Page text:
First week without Liz. After dropping her off at Hat Yai airport Moo and I visit the machine shop to try and get the swimming platform bent. Instead we get told off for filming on their premises. I wonder why?
Weekly Video Round-Up
If you want to see a master welder in action, look no further. We also show you how to plug old deck fitting holes in preparation for refitting.
Our new electrician, Pam (pronounced something between a ‘P’ and a ‘B’), has been great. Because he speaks English I’m able to not only communicate with him, but discuss in detail the aspects of the wiring. He started the week by cutting to size the acrylic that goes over the top of the breakers; then moved on to cutting holes in the cockpit box for the instruments and speakers; and spent the rest of the week installing the mains circuit.
Whilst Pong continues to make up various boxes, platforms and trim…
…his son, Tui, tackles the galley cupboard doors. We purchased some chrome handles from Hat Yai which are designed for pulling outwards, not sliding, so we had to counter-sink the fittings and secure the backs with washers and stainless screws. Unfortunately Tui wasn’t thinking things through and mounted one of the handles in such a way that it prevented the door next to it from sliding open! Fortunately we were able to turn the door around.
I’ve gotta say, they look pretty neat.
Swimming Platform Saga
Onto the saga that is the swimming platform. After offering the bar up to the transom last week we realised it was too wide. Installing it would have had the platform too far up the transom so we decided to take it back to Hat Yai to see what the big machine shop there could do. It was they, afterall, who had bent the platform to the wrong dimensions. No sooner had I pulled out the camera did they tell me to stop recording. On top of that, they said there was nothing they could do. The pipe had already been bent and could neither be straightened or bent further, so back to PSS…
…and in the hands of Yoong, master welder, a section was taken out of the centre of the pipe and was welded back together.
Preparing the deck fittings
Onto the deck fittings. The first thing Moo did was to drill small holes from underneath in all the deck fitting holes. I decided that we should attend to these holes once and for all and have followed a practiced way of preparing them. You can see this in more detail in the video, but it goes something like this:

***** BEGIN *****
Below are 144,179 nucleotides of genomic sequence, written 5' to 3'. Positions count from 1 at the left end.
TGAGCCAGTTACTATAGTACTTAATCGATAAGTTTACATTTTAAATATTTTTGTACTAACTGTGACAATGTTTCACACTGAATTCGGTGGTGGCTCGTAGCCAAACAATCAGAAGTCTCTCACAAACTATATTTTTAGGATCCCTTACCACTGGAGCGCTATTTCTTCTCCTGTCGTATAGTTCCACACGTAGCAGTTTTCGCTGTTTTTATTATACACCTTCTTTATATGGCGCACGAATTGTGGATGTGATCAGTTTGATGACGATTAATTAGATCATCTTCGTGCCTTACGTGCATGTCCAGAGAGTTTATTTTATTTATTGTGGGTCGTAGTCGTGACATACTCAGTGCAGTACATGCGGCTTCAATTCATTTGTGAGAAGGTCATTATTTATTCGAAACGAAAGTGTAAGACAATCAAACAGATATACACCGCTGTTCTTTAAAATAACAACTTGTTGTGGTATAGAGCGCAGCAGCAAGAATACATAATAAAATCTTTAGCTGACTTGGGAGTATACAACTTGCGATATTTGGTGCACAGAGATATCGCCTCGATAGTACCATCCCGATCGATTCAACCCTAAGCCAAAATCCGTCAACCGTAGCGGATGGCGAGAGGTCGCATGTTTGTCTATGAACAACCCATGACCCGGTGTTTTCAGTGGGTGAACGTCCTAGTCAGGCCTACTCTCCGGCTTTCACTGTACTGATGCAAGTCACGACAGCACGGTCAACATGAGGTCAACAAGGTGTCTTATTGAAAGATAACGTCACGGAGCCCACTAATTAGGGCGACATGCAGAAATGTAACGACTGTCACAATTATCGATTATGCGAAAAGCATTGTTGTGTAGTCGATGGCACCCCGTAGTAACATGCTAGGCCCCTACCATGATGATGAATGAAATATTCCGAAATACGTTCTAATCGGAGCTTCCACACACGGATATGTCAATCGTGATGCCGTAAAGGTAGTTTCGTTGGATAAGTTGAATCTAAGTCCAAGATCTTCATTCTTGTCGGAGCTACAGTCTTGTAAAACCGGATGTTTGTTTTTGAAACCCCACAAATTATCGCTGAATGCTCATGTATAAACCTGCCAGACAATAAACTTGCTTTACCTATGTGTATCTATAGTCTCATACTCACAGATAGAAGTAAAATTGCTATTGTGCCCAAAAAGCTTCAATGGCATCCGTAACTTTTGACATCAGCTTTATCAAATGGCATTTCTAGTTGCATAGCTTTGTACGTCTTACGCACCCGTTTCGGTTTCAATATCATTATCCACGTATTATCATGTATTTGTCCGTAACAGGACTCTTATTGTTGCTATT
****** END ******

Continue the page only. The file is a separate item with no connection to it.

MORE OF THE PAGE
- 1. Using a tool that looks something like an Allen key, it is used to drill out the cavity inside the hole. This removes any loose core between the deck and the underside.
- 2. Strong tape is then used to seal the holes from underneath
- 3. The holes are filled with a thick consistency of chopped fibreglass and epoxy
- 4. The tops are then sanded back to deck level
- 5. New holes will be drilled. The idea will be to use a drill bit just a fractionally wider than the through-deck bolts
- 6. The entrance to the hole will be countersunk. This means that when Sikaflex is applied it leaves a larger seal around the hole, increasing the chances of retaining its waterproofness.
You can read more about this technique by Don Casey of BoatUS here.
Installing The Pacific Plus Windpilot
We took ages installing the Windpilot. We got the machine shop to turn new legs for the lower struts.
When we were happy with their position, Moo and I proceded to drill the bolt holes through the transom… and through the lazarette drain pipes! Biggest mistake of the project so far. Not a major issue but that’s a day’s work to cut out the pipe and reinstall it around the Windpilot bolts!
I’d like to think the carpenters are close to completion, though there’s always something else for them to do. We have to continue with the deck fittings before we can take the tent down though. The electrics is moving quickly so it’ll be interesting to see where we’re at next week.
Thank you.Everything we do we do for free, but if you would like to help us out, please consider...
Sharing The LoveUse the share buttons, below, to spread the word
Share this Post